Journal article

Olfactory sulcus morphology in patients with current and past major depression

Tsutomu Takahashi, Yumiko Nishikawa, Murat Yucel, Sarah Whittle, Valentina Lorenzetti, Mark Walterfang, Daiki Sasabayashi, Michio Suzuki, Christos Pantelis, Nicholas B Allen



Olfactory deficits have been reported in major depressive disorder (MDD). However, it remains largely unknown whether MDD is associated with abnormalities in olfactory sulcus morphology, a potential marker of olfactory system development. This magnetic resonance imaging study investigated the length and depth of the olfactory sulcus in 29 currently depressed patients, 27 remitted depressed patients, and 33 age- and gender-matched healthy control subjects. Both current and remitted MDD patients had significantly shallower olfactory sulci bilaterally as compared with controls. Only for male subjects, the right olfactory sulcus was significantly shorter in remitted MDD patients than in controls..

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Awarded by Japanese Society for the Promotion of Science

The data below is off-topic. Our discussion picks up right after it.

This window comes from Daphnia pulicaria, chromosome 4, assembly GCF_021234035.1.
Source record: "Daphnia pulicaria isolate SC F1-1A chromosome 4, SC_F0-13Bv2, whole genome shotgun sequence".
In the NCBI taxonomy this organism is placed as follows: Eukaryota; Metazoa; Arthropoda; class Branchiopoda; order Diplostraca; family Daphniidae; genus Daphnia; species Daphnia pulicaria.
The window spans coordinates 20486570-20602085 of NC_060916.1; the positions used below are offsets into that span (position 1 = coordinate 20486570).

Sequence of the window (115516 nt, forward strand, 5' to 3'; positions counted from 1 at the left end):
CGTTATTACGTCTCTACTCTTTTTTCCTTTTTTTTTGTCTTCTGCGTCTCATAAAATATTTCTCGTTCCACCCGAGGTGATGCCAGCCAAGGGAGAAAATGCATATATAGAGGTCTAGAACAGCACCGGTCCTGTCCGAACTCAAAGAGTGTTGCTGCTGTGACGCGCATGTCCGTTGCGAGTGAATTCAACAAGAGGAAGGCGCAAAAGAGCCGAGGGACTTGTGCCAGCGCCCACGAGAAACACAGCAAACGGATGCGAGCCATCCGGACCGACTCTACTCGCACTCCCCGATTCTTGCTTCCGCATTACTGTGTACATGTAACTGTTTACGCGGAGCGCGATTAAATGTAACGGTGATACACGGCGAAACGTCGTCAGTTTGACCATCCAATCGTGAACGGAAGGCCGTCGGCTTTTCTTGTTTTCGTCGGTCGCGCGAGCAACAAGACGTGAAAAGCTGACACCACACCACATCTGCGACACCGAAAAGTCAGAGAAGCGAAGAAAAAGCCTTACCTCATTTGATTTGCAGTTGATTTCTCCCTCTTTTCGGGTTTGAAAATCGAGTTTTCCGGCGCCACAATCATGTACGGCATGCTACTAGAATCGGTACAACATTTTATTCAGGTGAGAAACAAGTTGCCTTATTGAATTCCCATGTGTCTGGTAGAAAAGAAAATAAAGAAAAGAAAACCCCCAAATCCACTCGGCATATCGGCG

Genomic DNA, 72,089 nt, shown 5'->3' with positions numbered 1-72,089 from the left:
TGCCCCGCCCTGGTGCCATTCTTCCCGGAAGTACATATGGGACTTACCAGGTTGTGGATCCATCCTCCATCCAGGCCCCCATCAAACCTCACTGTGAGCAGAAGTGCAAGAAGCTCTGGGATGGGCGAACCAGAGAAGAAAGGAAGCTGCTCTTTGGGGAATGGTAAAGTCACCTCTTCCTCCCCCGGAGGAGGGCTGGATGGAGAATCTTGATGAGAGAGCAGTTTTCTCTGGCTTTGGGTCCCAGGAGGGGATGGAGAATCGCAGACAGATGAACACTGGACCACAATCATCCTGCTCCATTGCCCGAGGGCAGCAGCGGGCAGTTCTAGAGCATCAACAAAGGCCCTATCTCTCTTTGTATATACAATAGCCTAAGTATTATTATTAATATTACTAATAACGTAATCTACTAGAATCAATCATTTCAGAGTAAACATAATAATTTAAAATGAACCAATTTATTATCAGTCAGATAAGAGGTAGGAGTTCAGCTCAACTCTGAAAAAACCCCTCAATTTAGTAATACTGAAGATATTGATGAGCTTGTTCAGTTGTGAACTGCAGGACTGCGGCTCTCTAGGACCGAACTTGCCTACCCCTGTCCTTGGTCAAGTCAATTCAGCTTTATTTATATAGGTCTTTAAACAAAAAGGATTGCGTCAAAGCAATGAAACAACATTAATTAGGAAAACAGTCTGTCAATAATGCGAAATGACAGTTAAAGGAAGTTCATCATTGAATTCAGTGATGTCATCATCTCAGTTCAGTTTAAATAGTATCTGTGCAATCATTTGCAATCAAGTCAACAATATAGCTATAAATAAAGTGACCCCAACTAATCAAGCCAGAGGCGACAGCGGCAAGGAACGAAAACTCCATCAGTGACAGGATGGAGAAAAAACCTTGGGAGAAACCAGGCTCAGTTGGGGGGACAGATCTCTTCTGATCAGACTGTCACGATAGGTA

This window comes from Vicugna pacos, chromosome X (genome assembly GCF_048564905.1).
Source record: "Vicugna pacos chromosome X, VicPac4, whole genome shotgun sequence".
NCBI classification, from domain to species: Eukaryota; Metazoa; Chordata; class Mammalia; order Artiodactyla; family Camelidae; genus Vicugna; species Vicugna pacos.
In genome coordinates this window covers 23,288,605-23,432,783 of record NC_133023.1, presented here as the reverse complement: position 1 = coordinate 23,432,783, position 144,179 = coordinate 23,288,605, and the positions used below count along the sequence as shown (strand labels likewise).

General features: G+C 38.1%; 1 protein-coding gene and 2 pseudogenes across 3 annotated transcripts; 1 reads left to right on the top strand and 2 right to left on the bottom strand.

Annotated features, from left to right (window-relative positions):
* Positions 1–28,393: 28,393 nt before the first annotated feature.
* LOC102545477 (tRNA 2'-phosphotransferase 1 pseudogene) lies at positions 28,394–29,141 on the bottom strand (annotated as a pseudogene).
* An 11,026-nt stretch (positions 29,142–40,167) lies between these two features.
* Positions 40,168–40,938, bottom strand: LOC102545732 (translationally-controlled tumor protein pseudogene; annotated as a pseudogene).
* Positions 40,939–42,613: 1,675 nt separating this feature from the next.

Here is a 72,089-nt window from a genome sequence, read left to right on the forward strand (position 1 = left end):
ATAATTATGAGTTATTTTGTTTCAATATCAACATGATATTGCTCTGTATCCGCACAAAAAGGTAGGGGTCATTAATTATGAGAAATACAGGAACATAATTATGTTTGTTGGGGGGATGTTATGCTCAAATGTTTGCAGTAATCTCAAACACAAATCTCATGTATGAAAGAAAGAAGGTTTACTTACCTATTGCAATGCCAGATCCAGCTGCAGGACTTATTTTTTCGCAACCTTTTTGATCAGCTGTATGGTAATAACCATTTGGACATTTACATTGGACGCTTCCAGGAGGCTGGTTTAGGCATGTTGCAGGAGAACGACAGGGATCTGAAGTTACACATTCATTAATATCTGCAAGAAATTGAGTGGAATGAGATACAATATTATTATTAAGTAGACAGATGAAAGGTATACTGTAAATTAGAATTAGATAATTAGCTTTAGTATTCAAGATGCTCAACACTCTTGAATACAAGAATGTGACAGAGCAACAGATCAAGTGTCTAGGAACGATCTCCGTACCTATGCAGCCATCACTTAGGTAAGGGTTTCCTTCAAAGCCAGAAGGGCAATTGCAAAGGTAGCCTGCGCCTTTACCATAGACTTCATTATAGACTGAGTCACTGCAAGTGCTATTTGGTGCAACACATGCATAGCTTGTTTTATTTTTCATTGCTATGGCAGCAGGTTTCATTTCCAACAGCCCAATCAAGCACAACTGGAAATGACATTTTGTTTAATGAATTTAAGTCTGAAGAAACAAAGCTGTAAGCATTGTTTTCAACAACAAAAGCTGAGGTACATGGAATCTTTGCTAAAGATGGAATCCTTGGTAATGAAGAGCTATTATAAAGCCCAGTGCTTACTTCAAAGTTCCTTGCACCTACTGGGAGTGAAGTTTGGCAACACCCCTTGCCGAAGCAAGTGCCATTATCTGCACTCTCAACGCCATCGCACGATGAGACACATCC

Awarded by National Health and Medical Research Council of Australia (NHMRC)

Awarded by NHMRC

Funding Acknowledgements

This research was supported in part by Grants-in-Aid for Scientific Research (C) (No. 26461739) and Grants-in-Aid for Scientific Research (B) (No. 24390281) from the Japanese Society for the Promotion of Science, and Health and Labour Sciences Research Grants for Comprehensive Research on Persons with Disabilities from Japan Agency for Medical Research and Development (AMED). MY was supported by a National Health and Medical Research Council of Australia (NHMRC) Fellowship (#APP1021973). SW was supported by a NHMRC Career Development Fellowship (ID: 1007716). CP was supported by a NHMRC Senior Principal Research Fellowship (ID: 628386 and 1105825). None of the funding sources had any role in study design; in the collection, analysis and interpretation of data; in the writing of the report; and in the decision to submit the paper for publication. Neuroimaging analysis was facilitated by the Neuropsychiatry Imaging Laboratory at the Melbourne Neuropsychiatry Centre and supported by Neurosciences Victoria. The authors thank Ms. Orli Schwartz and Ms. Diana Maud for recruitment and assessment of the participants.